The smell of the lake air reminds him that he’s home, sprawled out on the rough feather bed he knew years before. Benedict rubs the bridge of his nose between his eyes and yawns the sleep out of his body. Home is not where he wants to be—home is far from wherever that bastard Lukas might be—but as he is without coin he decides a free bed is better than no bed.
His mother makes it clear that the bed is not a free bed, and that if he wants to stay any longer he will have to work for it. She intimates that they still have his father’s fishing boat and it remains in decent condition.
“Assuming you haven’t forgotten how to fish,” she adds, her face ever serious.
“I haven’t,” Benedict says. He questions his own claim. His hands do not feel like the hands of a laborer. He earned his calluses when he was younger, but taking up the life of a scholar made his palms soft and fleshy, unlike his parents’ chitinous laborer hands.
The walk from their small cottage to the rickety dock is not far, but he hasn’t walked it in years so it feels much longer. He reacquaints himself with the small fishing village that some insist is named “Angler’s Wharf,” though most of the residents know that the atrophying hamlet never deserved the title. His tattered clothes, though not much nicer than the wardrobe of the Wharf’s residents, make him stick out like a foreigner.
Left-hand Poul, hacking away at a log with his one good hand, looks up to see Benedict. His hair was gray-peppered-black when Benedict left four years prior, but now the hair looks more like a snowy white. For a moment his eyes betray some recognition, but almost immediately he looks back down and returns to work, wiping his own memory. He’s only been gone for four years, but those who leave the Wharf for a prolonged amount of time are immediately forgotten. Benedict tries to not take it personally, as he forgot the names of others at the Wharf, but Poul was a friend of his father’s. When Benedict did work with his father, Poul was a permanent fixture, helping to repair the boat that he built with Burn years before. Poul was like family, and the closest thing to family Benedict has to family in the Wharf aside from his mother.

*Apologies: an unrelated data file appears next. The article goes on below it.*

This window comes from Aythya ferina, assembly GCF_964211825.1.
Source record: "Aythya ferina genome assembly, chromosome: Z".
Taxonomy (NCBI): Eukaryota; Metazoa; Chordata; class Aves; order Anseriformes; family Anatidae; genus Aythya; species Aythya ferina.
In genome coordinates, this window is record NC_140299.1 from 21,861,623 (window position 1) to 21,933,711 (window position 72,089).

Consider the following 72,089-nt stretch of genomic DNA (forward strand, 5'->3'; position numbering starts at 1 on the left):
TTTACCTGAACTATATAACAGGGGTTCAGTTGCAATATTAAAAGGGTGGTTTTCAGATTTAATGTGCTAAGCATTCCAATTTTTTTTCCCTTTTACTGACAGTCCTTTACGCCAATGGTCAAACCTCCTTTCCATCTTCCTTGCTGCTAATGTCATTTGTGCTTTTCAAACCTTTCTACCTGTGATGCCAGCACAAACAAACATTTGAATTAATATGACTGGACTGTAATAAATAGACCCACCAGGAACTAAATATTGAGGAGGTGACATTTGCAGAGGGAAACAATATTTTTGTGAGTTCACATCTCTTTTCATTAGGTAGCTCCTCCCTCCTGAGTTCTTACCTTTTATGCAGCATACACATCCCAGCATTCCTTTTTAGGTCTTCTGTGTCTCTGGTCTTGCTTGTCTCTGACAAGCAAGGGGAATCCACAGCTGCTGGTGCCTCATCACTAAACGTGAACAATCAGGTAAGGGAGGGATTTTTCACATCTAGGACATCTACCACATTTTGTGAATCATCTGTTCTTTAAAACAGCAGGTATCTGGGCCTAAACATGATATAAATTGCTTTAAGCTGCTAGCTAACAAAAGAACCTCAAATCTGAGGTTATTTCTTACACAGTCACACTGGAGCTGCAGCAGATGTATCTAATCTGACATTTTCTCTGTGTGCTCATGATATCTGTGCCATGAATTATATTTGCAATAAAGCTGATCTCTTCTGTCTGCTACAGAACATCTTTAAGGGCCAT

Benedict gets to the dock and cautiously steps out, careful to mind the increased number of gaps in the dock. His attention moves to the boat itself, a small fishing craft with a single sail. Best manned with two, the boat was piloted by just Burn towards the end of his life. He refused to let Risa join him, claiming that the boat was no place for his wife. Risa and even Benedict knew that was horseshit.
He loses his footing and feels his body fall through a large gap between the boards towards the end of the dock. From his waist down, he is submerged in the cold water of the Lake of Mists and Veils. He claws at boards further from him but some are rotted away. In an instant, Benedict feels his body lift into the air, hovering above the gap as drops of the Lake fall off his body and return home.
“You’re not planning on taking that out, are you, Benny?” the gruff voice of Left-hand Poul says behind him. Looking over his shoulder, Benedict sees that he is indeed gripped by Poul’s great left hand. Without grace, Poul drops him onto stronger boards.
“The thought had crossed my mind,” Benedict says.
“You’ve been away too long.” As Poul speaks, Benedict can smell the hint of pesh on his breath. He’s been getting it for years from the trade ships that sometimes stop by the Wharf. “Your body has forgotten this life.” Poul grabs Benedict’s hand and rubs his thumb on the palm. “Perhaps useful, but not here.”
“I could have told you that,” Benedict says, pulling his hand away.
“Do you know who the last person was to leave this village, only to return later to try to start all over again?”
Benedict shakes his head.
“Your father. I don’t think this is a village for rebirth. We live here, we die here, simple as that. You’re better off making your own elsewhere.”
Benedict scowls. “I expected this,” he says. “I’ll just pack up and leave.”
“You misunderstand me,” Poul says, reach for Benedict before he can leave. “Your mother told me about what you were away doing the last few years. She says you’re done with your schooling?”
Benedict nods, though he knows “done” isn’t quite the word for it.
“Talk to the boatmen who just tied in. They came talking about a charter. One of them said, ‘Opportunities abound in the Stolen Lands!’” Poul raises his hands in mock celebration.
The words “charter” and “opportunities” sail over Benedict’s head. All that occupies his mind is “Stolen Lands” and the name he woke up thinking about.